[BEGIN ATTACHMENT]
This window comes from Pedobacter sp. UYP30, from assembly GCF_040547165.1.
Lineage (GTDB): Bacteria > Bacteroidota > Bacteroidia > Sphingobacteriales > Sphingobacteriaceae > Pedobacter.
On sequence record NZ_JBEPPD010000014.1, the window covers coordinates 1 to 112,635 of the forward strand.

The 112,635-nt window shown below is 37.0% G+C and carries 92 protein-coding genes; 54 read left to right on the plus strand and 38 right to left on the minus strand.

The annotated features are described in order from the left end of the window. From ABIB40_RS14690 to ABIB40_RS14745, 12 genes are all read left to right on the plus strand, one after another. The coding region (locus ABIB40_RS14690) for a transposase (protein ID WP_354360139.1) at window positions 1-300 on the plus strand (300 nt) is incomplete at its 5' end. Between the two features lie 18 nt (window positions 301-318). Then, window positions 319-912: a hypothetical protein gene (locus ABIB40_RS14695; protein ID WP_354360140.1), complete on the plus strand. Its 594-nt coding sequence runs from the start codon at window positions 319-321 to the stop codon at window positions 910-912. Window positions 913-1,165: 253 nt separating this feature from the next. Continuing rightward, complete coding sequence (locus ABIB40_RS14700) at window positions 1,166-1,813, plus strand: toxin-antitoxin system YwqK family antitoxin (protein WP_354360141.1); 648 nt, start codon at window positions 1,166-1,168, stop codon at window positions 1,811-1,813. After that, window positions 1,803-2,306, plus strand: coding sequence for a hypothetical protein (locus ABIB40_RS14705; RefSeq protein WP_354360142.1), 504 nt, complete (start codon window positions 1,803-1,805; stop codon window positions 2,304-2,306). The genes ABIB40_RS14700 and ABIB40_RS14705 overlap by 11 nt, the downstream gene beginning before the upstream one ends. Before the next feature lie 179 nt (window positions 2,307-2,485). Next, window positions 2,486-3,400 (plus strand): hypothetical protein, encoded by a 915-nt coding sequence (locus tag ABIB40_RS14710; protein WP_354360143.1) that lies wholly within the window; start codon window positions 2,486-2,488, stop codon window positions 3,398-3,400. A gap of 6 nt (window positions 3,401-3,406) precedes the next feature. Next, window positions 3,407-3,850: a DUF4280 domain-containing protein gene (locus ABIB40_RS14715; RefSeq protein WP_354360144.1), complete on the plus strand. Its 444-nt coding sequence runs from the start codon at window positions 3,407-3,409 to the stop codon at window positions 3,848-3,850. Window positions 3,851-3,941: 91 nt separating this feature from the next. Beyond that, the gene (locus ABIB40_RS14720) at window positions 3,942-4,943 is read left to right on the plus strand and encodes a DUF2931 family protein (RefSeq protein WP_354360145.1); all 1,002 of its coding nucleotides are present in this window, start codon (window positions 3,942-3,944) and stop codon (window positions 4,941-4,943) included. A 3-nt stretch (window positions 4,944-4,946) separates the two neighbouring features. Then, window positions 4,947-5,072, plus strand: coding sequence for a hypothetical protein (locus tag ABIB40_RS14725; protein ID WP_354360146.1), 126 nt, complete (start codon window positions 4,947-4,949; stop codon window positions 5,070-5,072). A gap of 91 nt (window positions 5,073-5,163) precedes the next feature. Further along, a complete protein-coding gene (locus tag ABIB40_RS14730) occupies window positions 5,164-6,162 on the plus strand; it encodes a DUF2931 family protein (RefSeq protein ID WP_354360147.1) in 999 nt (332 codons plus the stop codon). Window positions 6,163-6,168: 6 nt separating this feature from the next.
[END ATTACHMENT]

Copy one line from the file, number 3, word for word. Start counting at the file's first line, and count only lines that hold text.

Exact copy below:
On sequence record NZ_JBEPPD010000014.1, the window covers coordinates 1 to 112,635 of the forward strand.